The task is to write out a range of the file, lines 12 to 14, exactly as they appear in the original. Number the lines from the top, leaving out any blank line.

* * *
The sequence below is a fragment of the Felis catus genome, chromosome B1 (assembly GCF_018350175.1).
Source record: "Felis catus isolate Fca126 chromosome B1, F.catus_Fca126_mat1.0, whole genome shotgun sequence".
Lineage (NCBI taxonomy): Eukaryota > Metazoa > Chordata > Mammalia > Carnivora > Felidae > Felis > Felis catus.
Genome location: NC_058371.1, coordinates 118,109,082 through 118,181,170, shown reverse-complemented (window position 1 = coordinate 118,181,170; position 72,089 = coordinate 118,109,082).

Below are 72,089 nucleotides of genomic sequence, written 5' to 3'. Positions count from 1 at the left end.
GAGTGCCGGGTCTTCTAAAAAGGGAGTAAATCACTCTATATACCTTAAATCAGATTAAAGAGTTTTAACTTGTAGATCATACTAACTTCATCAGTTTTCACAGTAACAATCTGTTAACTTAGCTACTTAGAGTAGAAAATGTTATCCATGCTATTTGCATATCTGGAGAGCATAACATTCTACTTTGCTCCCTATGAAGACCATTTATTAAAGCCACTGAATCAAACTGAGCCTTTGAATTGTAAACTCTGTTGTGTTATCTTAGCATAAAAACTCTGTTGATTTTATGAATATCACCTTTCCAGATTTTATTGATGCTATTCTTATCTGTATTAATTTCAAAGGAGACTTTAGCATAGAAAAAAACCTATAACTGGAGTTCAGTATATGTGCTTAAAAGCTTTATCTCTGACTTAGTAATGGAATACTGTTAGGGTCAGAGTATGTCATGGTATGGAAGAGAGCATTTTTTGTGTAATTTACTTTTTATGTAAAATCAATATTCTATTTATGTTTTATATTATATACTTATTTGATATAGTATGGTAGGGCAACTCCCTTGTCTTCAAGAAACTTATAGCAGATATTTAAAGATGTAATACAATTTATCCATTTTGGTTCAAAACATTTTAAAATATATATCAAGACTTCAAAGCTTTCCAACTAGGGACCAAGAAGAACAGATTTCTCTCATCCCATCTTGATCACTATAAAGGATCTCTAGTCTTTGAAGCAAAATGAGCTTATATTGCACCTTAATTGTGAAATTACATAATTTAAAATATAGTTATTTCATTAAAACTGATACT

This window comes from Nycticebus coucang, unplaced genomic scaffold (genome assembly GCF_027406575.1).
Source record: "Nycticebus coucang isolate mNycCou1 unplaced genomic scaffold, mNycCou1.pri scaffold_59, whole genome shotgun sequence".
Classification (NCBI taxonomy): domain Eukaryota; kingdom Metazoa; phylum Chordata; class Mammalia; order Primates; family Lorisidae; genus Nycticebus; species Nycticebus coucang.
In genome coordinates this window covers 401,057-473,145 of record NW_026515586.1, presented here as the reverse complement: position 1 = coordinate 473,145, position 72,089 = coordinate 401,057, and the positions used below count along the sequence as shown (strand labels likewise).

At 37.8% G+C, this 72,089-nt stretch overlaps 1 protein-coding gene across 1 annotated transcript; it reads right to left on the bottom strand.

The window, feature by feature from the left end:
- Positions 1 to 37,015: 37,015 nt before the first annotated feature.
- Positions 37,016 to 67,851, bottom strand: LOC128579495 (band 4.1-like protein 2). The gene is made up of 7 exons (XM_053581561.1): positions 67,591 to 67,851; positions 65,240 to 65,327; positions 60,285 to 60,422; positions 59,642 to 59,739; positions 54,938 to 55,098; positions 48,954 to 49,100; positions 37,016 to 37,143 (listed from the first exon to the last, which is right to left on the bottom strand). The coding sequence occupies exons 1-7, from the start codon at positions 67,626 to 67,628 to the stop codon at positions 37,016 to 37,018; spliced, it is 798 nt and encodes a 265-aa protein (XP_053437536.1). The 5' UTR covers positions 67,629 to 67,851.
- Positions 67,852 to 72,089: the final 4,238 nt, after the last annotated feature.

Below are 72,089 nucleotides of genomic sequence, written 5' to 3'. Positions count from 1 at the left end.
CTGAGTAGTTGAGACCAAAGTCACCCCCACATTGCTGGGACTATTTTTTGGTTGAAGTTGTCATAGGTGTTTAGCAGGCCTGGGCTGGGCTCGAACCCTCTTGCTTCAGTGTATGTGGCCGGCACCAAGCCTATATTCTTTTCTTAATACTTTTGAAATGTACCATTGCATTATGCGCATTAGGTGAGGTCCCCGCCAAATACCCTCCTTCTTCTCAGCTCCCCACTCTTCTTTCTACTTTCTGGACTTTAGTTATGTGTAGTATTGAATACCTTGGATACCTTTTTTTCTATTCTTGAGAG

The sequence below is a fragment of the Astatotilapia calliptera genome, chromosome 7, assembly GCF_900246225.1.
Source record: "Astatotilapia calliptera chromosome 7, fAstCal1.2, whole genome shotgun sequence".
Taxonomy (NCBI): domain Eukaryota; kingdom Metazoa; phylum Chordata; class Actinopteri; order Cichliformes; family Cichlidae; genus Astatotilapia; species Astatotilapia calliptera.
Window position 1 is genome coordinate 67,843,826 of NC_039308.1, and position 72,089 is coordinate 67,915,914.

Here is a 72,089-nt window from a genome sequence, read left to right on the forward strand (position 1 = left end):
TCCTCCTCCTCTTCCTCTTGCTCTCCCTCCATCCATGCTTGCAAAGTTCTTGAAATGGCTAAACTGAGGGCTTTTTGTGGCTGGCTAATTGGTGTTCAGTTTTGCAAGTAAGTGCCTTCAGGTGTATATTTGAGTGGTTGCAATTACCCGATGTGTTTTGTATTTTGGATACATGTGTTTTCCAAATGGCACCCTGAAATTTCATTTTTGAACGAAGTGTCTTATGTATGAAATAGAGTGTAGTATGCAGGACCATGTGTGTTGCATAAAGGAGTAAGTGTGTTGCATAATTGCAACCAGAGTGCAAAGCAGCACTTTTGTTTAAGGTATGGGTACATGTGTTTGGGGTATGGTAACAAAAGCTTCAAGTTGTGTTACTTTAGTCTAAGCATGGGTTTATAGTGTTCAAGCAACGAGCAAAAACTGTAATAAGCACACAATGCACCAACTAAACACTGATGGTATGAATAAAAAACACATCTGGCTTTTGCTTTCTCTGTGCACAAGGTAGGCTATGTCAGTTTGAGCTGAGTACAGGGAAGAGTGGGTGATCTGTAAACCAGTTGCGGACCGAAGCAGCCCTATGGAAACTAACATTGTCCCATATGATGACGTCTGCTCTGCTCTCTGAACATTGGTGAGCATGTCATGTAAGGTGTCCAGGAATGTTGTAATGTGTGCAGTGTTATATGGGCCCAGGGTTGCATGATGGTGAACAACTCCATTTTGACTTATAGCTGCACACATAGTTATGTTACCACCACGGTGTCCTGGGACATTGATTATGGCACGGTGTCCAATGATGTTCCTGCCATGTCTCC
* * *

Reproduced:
The window, feature by feature from the left end:
- Positions 1 to 37,015: 37,015 nt before the first annotated feature.
- Positions 37,016 to 67,851, bottom strand: LOC128579495 (band 4.1-like protein 2). The gene is made up of 7 exons (XM_053581561.1): positions 67,591 to 67,851; positions 65,240 to 65,327; positions 60,285 to 60,422; positions 59,642 to 59,739; positions 54,938 to 55,098; positions 48,954 to 49,100; positions 37,016 to 37,143 (listed from the first exon to the last, which is right to left on the bottom strand). The coding sequence occupies exons 1-7, from the start codon at positions 67,626 to 67,628 to the stop codon at positions 37,016 to 37,018; spliced, it is 798 nt and encodes a 265-aa protein (XP_053437536.1). The 5' UTR covers positions 67,629 to 67,851.